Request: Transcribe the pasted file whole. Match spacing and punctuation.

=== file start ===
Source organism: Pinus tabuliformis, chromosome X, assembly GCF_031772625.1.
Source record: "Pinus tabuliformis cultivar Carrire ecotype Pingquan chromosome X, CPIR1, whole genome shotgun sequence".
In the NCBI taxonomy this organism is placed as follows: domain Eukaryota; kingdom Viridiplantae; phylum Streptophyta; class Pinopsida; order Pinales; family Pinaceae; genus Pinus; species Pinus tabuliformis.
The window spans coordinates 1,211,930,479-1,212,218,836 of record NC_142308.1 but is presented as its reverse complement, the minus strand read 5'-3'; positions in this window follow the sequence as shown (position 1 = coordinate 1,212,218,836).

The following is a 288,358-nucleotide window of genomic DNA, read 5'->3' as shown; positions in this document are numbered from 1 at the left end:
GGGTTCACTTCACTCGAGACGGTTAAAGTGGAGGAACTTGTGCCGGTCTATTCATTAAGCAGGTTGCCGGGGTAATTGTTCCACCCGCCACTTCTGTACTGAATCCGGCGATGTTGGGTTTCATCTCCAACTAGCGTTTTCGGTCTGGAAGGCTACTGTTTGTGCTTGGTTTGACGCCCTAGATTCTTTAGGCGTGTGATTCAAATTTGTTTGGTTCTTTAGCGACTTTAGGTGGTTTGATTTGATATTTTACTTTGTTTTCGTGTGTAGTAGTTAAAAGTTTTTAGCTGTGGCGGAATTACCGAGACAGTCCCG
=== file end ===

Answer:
Source organism: Pinus tabuliformis, chromosome X, assembly GCF_031772625.1.
Source record: "Pinus tabuliformis cultivar Carrire ecotype Pingquan chromosome X, CPIR1, whole genome shotgun sequence".
In the NCBI taxonomy this organism is placed as follows: domain Eukaryota; kingdom Viridiplantae; phylum Streptophyta; class Pinopsida; order Pinales; family Pinaceae; genus Pinus; species Pinus tabuliformis.
The window spans coordinates 1,211,930,479-1,212,218,836 of record NC_142308.1 but is presented as its reverse complement, the minus strand read 5'-3'; positions in this window follow the sequence as shown (position 1 = coordinate 1,212,218,836).

The following is a 288,358-nucleotide window of genomic DNA, read 5'->3' as shown; positions in this document are numbered from 1 at the left end:
GGGTTCACTTCACTCGAGACGGTTAAAGTGGAGGAACTTGTGCCGGTCTATTCATTAAGCAGGTTGCCGGGGTAATTGTTCCACCCGCCACTTCTGTACTGAATCCGGCGATGTTGGGTTTCATCTCCAACTAGCGTTTTCGGTCTGGAAGGCTACTGTTTGTGCTTGGTTTGACGCCCTAGATTCTTTAGGCGTGTGATTCAAATTTGTTTGGTTCTTTAGCGACTTTAGGTGGTTTGATTTGATATTTTACTTTGTTTTCGTGTGTAGTAGTTAAAAGTTTTTAGCTGTGGCGGAATTACCGAGACAGTCCCG